I Can See Why at Least One Phone OEM Is Not Making Money

I had an interesting conversation with an ‘phone OEM at Droidcon NL which gave me a good idea as to why there may be very few OEMs making money producing ‘phones.

This OEM has a current line of around 15 different devices…. yes… 15. Most of the differences seemed to be cosmetic (e.g. different shells around the same core hardware), which is the kind of thing which should be very low priority if you’re not making money. There was no indication that any of the devices were customised for a specific region, so any one of the devices could have been sold across Europe (where the OEM is based).

One of the biggest problems with any product is letting the public know it’s available, so think about the costs of marketing that many devices. If you have 3 devices aimed at the high, mid-range, and entry-level markets your budget is split in some way between those three. If you have more than that the marketing budget for each device gets smaller, and because you may have multiple devices in some market segments you end up marketing one of your devices against, among other things, your other devices.

Trying to sell 15 products where there are 3 main market segments is crazy.

Marketing problems aside, talking to the OEM brought to light their update policy; They break down update requests by country and will only issue updates in specific countries when they get enough requests from that country! So if a device was sold in the Netherlands, the UK, and Germany, and they only received enough requests from Germany, the UK and Netherlands devices may not get updated even though the OEM has spent the money to create an update.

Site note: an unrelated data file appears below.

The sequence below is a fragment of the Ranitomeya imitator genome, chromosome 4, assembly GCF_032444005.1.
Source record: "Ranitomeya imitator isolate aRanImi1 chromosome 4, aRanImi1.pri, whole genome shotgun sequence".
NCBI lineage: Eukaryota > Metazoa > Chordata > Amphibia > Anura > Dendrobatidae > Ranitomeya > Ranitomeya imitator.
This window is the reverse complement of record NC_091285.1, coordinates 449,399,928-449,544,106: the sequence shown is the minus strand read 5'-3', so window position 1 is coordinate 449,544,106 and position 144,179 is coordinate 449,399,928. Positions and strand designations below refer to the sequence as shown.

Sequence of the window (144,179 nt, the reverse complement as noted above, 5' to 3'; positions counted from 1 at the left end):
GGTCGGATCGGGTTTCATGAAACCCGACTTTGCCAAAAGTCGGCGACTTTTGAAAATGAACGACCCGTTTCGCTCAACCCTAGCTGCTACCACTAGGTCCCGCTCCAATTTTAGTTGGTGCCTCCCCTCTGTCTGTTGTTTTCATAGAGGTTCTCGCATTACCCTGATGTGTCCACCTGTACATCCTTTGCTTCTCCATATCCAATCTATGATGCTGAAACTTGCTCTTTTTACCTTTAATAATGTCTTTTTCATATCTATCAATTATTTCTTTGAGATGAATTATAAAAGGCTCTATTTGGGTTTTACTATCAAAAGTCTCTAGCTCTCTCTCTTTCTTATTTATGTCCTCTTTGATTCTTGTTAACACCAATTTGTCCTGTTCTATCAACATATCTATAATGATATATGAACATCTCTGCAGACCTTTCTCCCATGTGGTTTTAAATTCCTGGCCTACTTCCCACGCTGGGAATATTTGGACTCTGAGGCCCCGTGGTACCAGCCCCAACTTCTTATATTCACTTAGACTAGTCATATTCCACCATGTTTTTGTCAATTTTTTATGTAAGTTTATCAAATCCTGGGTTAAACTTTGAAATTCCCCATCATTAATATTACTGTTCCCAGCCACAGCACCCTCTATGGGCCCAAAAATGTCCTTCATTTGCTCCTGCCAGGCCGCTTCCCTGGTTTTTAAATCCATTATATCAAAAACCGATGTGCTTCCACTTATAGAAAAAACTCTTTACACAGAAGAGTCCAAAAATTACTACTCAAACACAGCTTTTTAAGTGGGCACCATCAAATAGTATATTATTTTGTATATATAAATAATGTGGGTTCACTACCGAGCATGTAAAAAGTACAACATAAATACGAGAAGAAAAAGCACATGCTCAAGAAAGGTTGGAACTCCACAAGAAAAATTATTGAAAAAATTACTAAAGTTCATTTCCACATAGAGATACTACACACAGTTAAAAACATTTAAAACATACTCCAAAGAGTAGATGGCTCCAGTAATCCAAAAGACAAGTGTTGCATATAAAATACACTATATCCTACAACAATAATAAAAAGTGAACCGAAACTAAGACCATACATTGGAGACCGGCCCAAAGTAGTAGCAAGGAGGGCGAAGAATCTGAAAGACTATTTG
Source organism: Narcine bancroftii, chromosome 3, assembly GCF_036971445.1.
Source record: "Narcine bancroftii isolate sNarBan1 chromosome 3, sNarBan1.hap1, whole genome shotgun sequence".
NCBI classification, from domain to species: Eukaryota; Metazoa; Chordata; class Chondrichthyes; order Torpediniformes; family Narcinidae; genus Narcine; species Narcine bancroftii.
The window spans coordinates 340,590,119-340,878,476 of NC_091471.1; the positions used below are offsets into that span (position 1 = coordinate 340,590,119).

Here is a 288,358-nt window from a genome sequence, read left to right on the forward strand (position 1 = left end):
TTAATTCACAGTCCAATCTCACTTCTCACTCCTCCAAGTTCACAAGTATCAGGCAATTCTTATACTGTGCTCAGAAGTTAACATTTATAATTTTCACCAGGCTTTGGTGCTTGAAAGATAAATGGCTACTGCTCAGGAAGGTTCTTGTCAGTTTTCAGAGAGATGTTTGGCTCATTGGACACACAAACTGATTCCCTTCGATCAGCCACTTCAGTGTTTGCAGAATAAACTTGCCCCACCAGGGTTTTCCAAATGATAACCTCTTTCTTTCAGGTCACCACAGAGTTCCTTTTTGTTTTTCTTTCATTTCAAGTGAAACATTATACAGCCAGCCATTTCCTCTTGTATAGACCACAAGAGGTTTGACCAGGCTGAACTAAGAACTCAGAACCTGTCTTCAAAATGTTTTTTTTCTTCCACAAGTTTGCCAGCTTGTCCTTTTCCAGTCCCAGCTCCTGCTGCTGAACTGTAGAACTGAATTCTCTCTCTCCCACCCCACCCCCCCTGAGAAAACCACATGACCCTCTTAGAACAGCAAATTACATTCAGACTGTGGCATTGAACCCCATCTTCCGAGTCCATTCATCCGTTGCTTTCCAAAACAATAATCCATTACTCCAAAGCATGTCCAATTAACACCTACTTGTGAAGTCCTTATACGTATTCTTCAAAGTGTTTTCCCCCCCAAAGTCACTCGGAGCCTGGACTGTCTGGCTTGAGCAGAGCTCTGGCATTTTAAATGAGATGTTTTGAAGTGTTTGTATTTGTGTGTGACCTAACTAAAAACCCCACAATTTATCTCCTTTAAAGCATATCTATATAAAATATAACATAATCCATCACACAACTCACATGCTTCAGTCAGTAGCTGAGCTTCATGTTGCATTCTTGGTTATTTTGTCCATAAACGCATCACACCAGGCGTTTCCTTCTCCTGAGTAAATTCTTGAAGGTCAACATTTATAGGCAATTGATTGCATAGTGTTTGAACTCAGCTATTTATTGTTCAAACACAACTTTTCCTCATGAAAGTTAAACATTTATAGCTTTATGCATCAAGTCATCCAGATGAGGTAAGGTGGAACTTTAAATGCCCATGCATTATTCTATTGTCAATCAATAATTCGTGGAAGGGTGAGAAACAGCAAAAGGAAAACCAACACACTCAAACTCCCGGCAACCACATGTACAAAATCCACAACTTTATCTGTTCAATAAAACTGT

This policy isn’t on top of the eighteen-month update cycle Google have tried to promote; it’s instead of it.

I’d picked up one of their devices at Amsterdam airport to use with a local SIM (yes, I’d forgotten my Nexus SIM tray pin). It’s a 512 MB RAM device running 4.1.1 (yes, 4.1.1, not 4.1.2) and was released in May this year. Given its release date and specification it seemed an ideal candidate for KitKat, so I went to check with the OEM about their plans. The response; it probably wouldn’t get updated, and they’d be happy to show me their new product line which is “more likely” to get it, but only in countries where they received “enough requests for it” (Note; not definitely, just more likely).

The reason I can see this affecting profitability is because, firstly, they’re selling underpowered devices. The first paragraph of Googles’ page about the KitKat release says;

Android 4.4 is designed to run fast, smooth, and responsively on a much 
broader range of devices than ever before — including on millions of 
entry-level devices around the world that have as little as 512MB RAM.

Which, to me, clearly acknowledges that 512 MB isn’t enough for a device running early 4.x versions.